UK: Members of Parliament Suggest Pot Use Is a Human Right

It is a basic human right for cannabis enthusiasts to consume the herb without any interference from the law, says a new report from the UK’s All-Party Parliamentary Group for Drug Policy Reform.

In an official publication of Parliament entitled “Guidance on Drug Policy: Interpreting the UN Drug Conventions,” the group argues that the drug war has been a complete failure and that there needs to be some significant changes made, including the legalization of a test cannabis market, in order to develop drug policies rooted in human rights as opposed the current “blanket prohibition” model.

Citing the success of Portugal’s decriminalization efforts, the report goes on to explain that individuals who use marijuana — even hard drugs — should not be criminalized as long as their lifestyle choice does not bring harm to others in the community. This is an argument, the group suggests, that is supported by Article 8 of the European Convention on Human Rights.

According to the parliamentarians, “For European countries the European Convention on Human Rights, in particular Article 8, could be invoked in support of the argument that possession or purchase or cultivation of drugs for personal use, particularly in small quantities, do not injure other people’s rights either directly or indirectly and therefore should not be criminalised.”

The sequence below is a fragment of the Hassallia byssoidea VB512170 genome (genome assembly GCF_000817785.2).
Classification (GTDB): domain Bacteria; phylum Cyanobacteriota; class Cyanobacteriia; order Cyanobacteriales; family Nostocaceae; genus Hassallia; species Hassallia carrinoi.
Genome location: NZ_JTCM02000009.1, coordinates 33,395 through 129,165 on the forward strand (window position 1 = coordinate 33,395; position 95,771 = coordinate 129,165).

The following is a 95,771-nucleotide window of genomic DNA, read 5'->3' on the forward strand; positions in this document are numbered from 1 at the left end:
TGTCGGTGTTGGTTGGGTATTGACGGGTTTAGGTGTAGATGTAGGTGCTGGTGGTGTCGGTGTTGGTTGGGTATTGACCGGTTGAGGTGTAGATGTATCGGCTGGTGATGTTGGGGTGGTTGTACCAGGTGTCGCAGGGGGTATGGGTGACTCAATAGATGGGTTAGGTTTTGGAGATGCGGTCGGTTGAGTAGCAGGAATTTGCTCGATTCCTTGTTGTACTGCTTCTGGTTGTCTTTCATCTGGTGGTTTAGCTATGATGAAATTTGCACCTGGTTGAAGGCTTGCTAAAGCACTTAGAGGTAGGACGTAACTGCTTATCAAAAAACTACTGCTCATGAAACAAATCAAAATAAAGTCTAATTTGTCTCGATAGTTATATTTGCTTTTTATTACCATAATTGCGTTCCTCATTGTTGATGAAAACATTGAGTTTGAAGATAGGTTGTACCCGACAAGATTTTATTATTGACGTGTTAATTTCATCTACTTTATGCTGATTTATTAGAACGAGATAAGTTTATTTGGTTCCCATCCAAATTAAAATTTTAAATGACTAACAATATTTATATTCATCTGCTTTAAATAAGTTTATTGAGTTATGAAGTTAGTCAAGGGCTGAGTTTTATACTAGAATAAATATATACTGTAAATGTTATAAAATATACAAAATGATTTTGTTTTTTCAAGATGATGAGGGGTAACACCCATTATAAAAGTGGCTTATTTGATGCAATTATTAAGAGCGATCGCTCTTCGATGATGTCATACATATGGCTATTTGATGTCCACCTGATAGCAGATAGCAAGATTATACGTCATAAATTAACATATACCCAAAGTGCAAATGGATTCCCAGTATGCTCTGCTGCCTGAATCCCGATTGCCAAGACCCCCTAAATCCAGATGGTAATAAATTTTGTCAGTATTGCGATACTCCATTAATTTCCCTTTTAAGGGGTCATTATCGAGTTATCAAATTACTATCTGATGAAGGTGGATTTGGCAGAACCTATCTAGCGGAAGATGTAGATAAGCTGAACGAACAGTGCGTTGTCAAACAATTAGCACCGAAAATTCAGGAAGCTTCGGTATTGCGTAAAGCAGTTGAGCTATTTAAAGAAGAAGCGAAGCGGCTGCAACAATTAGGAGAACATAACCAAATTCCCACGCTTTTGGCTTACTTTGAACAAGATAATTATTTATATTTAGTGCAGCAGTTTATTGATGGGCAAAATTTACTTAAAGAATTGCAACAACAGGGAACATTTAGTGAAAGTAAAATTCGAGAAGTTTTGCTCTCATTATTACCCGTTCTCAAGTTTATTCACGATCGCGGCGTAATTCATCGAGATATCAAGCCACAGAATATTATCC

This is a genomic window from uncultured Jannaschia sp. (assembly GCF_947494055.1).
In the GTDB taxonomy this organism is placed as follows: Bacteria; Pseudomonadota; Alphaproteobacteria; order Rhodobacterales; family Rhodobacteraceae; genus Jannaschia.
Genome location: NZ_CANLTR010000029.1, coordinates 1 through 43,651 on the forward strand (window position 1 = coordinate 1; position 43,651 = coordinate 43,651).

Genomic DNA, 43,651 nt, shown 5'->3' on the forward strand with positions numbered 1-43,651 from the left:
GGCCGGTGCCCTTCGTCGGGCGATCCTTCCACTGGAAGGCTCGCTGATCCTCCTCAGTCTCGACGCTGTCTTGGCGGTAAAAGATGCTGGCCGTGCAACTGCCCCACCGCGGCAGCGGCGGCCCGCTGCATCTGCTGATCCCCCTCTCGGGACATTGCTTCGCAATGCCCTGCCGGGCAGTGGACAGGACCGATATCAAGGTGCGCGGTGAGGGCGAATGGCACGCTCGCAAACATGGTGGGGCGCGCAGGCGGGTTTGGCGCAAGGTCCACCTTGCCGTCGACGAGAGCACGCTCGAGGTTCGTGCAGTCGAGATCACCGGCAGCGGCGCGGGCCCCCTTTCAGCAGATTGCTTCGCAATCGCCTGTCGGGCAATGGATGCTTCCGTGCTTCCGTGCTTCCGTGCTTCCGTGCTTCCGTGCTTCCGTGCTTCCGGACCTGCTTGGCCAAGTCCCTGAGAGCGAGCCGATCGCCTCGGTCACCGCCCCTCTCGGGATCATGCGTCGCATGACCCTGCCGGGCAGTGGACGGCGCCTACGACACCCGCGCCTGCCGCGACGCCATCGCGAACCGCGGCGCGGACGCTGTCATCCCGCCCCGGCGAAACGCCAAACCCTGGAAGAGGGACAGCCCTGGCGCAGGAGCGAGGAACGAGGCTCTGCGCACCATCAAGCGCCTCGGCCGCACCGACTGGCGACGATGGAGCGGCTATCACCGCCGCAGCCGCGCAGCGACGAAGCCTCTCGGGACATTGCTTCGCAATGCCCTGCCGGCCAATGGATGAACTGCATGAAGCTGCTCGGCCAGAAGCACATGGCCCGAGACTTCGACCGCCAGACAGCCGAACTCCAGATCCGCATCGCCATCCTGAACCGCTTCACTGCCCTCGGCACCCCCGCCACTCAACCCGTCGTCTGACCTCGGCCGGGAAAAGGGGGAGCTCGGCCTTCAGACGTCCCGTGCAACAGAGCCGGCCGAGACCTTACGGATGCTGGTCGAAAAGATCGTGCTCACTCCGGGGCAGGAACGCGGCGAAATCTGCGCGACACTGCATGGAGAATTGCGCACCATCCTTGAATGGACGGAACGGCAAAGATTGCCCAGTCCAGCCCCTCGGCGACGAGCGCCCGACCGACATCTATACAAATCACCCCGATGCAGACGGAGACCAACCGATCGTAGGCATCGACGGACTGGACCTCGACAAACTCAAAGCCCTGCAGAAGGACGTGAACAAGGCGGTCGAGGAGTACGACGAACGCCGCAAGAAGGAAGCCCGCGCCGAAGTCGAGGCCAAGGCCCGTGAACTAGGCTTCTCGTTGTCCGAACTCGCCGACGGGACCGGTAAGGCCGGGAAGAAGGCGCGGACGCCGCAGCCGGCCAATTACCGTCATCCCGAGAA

Although the group’s interpretation is being called “novel as far as decriminalization is concerned,” many lawmakers are not buying into the concept of drug regulations reflecting the “supremacy” of human rights conventions. Some of these naysayers argue that drug use does, in fact, come with third party harms, including consequences for the users children and the public.

“Human rights legislation is not designed to be used in this way,” Keith Vaz, chairman of the Home Affairs Committee, told The Independent.

The parliamentary figures responsible for the report carry a substantial amount of influence. They are recommending the ministers introduce an “experimental ethos” with “less focus upon prohibition and punitive measures, and greater emphasis upon human rights, public health and social welfare.”

However, the British Government maintains that they have no intention of decriminalizing or legalizing drugs.

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